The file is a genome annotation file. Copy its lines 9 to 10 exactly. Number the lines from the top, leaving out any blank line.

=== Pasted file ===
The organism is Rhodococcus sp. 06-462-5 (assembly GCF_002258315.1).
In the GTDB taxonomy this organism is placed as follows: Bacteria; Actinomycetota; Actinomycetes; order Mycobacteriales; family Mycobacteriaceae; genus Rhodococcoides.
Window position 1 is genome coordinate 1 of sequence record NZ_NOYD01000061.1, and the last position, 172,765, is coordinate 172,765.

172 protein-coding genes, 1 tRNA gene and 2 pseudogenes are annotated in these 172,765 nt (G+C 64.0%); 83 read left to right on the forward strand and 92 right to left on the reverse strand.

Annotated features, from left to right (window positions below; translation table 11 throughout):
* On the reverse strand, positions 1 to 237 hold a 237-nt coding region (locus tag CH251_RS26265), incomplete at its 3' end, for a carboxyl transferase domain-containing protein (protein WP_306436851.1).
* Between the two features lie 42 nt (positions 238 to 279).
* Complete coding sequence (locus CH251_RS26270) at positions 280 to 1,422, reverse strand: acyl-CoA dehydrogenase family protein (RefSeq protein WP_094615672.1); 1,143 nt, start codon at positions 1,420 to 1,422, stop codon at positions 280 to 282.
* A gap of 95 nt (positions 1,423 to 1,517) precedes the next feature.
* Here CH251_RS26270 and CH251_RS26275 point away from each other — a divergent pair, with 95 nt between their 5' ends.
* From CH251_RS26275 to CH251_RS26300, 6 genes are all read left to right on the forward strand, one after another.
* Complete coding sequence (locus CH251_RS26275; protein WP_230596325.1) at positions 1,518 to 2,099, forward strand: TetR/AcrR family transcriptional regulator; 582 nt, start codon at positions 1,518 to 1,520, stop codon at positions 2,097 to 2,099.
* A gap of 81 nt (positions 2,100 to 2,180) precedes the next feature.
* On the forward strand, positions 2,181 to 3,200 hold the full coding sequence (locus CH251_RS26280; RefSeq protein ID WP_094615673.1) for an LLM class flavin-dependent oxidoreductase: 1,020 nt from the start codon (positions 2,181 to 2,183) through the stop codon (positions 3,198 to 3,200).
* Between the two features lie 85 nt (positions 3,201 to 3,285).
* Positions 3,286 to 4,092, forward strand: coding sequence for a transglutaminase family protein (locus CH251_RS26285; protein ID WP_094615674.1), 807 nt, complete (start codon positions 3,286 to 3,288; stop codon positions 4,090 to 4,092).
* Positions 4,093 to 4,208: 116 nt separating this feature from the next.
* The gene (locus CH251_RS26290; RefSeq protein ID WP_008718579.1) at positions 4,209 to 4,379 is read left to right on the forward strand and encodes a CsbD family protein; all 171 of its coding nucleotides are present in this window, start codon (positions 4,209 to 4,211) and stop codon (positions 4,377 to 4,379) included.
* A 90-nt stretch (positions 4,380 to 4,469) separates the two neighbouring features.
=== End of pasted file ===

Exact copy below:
* A gap of 95 nt (positions 1,423 to 1,517) precedes the next feature.
* Here CH251_RS26270 and CH251_RS26275 point away from each other — a divergent pair, with 95 nt between their 5' ends.